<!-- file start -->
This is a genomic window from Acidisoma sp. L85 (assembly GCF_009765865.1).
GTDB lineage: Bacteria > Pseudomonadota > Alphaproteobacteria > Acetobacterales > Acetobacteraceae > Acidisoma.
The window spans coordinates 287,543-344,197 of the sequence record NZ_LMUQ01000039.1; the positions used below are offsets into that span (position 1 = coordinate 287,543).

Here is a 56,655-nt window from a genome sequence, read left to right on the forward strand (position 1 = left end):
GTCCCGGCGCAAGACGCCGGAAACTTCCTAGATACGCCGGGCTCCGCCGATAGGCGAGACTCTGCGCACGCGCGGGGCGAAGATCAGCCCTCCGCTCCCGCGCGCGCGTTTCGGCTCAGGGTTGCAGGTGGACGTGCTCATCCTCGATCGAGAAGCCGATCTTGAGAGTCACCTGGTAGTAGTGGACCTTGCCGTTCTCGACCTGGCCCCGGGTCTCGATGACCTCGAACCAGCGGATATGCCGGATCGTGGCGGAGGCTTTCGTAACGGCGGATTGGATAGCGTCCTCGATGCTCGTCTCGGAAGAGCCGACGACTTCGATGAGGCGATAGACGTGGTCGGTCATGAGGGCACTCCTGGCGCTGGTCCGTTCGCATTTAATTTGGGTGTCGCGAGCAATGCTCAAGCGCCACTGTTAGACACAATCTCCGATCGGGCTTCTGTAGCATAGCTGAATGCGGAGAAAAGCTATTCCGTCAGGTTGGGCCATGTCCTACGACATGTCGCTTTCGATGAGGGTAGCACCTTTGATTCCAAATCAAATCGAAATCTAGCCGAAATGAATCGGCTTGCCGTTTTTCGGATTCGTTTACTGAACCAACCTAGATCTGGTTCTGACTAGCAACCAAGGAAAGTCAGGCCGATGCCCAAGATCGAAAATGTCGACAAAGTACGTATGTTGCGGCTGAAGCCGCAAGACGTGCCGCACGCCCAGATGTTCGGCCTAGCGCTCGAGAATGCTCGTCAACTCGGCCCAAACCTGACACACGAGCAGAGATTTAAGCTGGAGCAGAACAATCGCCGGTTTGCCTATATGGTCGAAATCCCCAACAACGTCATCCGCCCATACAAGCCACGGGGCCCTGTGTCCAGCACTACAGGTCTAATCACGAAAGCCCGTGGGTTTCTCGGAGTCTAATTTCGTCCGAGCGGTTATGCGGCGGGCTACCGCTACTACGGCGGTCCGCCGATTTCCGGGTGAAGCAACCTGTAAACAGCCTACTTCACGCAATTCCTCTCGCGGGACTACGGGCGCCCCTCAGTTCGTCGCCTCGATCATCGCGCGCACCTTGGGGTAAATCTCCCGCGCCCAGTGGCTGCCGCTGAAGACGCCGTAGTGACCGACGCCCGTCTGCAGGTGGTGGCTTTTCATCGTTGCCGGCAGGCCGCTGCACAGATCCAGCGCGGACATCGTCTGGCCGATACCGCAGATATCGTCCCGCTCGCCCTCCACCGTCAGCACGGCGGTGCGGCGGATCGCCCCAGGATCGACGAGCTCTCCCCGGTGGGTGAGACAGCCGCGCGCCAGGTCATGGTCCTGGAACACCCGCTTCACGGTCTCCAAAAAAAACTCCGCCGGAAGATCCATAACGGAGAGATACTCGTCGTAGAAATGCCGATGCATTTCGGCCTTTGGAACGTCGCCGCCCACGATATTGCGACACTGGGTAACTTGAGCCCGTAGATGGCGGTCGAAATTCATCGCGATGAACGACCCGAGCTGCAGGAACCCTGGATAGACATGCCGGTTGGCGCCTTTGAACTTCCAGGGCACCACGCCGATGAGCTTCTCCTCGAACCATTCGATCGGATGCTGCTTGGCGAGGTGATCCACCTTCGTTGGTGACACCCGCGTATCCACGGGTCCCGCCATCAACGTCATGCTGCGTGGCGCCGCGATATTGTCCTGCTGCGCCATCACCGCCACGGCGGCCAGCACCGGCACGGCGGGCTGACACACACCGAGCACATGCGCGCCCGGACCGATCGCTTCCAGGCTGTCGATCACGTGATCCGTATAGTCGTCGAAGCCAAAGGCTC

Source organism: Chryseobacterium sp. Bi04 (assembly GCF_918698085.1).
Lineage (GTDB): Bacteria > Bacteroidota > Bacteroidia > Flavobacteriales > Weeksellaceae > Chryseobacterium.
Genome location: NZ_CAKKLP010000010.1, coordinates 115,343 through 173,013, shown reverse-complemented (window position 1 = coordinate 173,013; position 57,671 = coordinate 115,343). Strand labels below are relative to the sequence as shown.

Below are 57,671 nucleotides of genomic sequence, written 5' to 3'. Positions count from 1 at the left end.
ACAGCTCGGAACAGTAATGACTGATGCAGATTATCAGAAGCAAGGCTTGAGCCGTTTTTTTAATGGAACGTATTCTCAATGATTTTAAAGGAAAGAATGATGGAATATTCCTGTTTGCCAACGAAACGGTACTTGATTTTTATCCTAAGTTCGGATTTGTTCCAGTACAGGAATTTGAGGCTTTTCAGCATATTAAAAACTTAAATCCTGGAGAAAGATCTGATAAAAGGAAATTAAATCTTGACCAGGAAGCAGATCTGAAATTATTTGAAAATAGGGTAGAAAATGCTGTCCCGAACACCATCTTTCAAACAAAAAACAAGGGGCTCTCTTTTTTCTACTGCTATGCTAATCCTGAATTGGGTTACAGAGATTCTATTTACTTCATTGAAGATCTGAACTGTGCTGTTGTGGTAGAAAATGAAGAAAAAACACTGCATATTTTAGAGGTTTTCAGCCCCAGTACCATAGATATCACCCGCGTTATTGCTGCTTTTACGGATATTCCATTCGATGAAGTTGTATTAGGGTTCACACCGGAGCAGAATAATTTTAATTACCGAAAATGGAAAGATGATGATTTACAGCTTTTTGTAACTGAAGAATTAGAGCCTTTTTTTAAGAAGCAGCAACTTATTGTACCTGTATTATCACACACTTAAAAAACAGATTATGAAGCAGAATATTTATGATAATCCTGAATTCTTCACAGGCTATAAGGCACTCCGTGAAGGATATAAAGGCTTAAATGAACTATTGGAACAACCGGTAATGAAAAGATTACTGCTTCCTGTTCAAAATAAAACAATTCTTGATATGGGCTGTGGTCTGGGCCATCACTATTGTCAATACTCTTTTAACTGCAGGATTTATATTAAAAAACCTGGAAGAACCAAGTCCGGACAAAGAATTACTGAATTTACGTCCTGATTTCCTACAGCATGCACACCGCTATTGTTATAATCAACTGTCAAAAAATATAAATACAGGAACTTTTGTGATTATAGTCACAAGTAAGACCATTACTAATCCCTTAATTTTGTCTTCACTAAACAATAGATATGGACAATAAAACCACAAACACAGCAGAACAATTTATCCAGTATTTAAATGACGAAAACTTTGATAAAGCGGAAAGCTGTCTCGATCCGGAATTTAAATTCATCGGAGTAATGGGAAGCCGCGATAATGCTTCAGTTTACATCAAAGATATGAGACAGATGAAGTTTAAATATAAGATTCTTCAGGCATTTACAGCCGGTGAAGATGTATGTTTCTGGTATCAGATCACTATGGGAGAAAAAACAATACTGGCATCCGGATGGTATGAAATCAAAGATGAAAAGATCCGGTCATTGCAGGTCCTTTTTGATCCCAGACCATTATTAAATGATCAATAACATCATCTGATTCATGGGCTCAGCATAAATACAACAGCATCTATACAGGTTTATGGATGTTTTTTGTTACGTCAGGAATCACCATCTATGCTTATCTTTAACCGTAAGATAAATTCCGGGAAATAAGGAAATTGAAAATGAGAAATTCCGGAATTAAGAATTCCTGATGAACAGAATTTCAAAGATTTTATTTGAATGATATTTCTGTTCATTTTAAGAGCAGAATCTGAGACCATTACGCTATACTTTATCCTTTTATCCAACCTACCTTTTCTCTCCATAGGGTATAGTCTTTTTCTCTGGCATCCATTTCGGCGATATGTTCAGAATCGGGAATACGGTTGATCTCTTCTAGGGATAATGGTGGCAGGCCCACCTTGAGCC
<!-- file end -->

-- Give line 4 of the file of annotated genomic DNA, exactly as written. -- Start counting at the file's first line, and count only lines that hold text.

Here is a 56,655-nt window from a genome sequence, read left to right on the forward strand (position 1 = left end):